“Certainly, there are things that we won’t be able to pick up,” he said. “Maybe not even in the family history.” In the rare occurrence when a child athlete does experience chest pain with exercise or has other symptoms, an electrocardiograph (ECG) is done.
While there hasn’t been a ton of research done on the number of high school athletes who die from SCD, one thing doctors know is that though it gets attention nationally when it happens, it is very rare. SCD affects a greater number of people over the age of 40, but youth can be at risk. According to the American Heart Association, there are an estimated 1,900 to 14,200 cases of out-of-hospital sudden cardiac arrest in children across the United States every year.
“It’s tragic and awful,” said Quinn of cases when a child dies from SCD. “Some are probably preventable, but in some cases you just can’t tell.”
Sometimes there is simply no way to know and no way to prevent SCD from happening, but there are organizations offering screenings and educating people, hoping to avoid such a tragedy.
The Nick of Time Foundation is one such organization. Nick Varrenti, a 16-year-old football player who attended Jackson High School in Mill Creek before moving to the East Coast, died of sudden cardiac arrest in 2004. His family created the foundation in his name, working to make sure schools have automated external defibrillators (AED), as well as offering heart screenings around the state. One such screening will take place on June 1 at Garfield High School for anyone ages 14 through 24.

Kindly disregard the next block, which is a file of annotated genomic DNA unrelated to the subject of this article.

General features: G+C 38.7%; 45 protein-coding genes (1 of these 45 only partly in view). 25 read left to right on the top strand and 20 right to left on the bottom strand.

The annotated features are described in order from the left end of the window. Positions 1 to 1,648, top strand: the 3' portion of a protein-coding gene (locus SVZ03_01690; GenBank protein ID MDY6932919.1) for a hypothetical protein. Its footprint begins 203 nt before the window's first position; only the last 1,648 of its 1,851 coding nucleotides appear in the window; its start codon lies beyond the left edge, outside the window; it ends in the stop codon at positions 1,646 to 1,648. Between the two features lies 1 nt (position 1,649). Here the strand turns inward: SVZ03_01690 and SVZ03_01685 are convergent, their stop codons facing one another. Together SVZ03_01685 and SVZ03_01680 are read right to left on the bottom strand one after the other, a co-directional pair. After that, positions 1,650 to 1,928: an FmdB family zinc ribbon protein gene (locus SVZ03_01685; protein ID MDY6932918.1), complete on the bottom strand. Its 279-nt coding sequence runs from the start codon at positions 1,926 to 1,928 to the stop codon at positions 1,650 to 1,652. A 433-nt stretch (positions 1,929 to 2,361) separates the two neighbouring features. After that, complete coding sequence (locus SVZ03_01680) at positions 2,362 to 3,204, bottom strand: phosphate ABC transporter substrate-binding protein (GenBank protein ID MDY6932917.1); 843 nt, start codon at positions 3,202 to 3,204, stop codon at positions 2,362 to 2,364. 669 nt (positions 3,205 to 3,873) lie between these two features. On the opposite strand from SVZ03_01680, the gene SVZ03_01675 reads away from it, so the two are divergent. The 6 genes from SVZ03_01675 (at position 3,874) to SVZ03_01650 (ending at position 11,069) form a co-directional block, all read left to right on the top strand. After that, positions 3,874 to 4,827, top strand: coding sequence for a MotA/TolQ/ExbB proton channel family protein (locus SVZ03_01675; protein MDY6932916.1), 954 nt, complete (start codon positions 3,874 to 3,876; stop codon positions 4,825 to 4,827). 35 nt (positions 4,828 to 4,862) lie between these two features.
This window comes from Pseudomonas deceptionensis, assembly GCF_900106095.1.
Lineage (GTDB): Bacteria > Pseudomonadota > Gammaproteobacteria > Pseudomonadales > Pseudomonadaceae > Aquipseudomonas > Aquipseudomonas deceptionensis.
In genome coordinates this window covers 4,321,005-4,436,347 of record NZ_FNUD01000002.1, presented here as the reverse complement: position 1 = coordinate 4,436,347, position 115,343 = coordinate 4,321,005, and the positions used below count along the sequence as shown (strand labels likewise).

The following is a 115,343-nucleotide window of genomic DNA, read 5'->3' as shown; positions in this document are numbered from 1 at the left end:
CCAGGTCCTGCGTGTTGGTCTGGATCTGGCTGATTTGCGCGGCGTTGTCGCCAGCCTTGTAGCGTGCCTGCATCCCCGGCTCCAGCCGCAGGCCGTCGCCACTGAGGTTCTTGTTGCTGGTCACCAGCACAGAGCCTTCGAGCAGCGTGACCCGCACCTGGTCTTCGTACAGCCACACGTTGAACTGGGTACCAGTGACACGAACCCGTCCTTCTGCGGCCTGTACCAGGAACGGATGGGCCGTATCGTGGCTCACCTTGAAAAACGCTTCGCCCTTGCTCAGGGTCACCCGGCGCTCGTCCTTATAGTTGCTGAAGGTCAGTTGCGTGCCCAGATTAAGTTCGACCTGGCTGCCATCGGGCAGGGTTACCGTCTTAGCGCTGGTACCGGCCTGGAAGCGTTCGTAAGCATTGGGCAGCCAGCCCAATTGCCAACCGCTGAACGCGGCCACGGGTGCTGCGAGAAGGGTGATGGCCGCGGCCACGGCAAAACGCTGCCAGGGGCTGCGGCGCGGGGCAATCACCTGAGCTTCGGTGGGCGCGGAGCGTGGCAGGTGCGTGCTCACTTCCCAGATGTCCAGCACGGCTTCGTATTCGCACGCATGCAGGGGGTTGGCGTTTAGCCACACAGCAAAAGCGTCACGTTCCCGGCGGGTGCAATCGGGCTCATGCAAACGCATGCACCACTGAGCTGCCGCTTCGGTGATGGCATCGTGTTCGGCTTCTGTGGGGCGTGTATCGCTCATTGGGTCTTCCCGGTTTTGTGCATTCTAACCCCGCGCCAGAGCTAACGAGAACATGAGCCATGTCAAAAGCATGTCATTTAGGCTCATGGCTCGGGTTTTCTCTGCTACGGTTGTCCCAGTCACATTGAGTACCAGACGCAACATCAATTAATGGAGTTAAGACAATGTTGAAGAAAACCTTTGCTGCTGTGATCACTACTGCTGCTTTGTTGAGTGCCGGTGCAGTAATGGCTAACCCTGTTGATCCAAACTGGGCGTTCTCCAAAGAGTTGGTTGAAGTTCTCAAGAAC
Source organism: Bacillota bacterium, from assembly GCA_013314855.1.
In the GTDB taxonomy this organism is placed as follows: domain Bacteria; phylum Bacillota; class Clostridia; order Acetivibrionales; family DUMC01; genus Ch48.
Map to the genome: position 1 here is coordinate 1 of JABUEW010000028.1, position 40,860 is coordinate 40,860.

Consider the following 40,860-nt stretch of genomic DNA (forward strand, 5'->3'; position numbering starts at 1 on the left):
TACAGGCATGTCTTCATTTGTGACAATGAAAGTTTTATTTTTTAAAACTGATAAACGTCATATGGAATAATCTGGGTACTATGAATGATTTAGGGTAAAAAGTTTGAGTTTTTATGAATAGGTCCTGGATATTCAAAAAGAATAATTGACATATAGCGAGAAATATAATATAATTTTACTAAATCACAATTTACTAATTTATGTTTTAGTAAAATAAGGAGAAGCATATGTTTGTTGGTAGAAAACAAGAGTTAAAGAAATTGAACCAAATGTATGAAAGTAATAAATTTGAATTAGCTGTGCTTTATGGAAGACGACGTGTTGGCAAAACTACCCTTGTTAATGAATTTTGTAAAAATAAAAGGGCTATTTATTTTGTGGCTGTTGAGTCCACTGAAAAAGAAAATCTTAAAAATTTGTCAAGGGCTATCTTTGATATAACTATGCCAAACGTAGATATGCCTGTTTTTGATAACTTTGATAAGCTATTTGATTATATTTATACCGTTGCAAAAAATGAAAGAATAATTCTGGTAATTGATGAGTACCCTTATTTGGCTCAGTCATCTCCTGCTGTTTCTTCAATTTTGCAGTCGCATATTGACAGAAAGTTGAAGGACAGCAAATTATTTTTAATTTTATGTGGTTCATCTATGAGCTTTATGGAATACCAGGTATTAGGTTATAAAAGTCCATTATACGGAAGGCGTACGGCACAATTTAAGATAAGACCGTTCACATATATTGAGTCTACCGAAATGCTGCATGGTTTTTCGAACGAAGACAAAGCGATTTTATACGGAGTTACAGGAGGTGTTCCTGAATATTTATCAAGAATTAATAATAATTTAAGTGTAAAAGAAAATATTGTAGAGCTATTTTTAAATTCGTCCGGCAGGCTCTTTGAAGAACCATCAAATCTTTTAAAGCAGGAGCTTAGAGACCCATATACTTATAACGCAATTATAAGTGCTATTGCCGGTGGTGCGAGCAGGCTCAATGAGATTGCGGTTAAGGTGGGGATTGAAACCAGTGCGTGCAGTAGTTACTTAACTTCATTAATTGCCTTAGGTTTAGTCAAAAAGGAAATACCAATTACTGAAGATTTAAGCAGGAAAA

AEDs are another way people are working to prevent a cardiac event from turning into a worst-case scenario situation. The Mercer Island School District has nine AEDs on its various school campuses in case of an emergency, including one at the football field.
Joy Dunne, the nurse at the high school and CPR/AED coordinator for the district, said each was paid for through donations to the district, including money from the Mercer Island Rotary Club, the PTSAs and a parent who donated two.
“Each AED runs about $3,000, so it was a big donation,” said Dunne. There are also 16 AEDs in city buildings around the Island, including an AED in each Mercer Island police patrol car.
Even with AEDs around the community, learning the risks and how to be heart healthy is important. On May 21 at Marymoor Park, the Nick of Time organization will team up with Ironheart Racing for the Nick of Time Community Festival. The event will feature the Ironheart Classic, a four or eight-mile run, while raising awareness and promoting heart-healthy choices. The money raised from the race will benefit the foundation.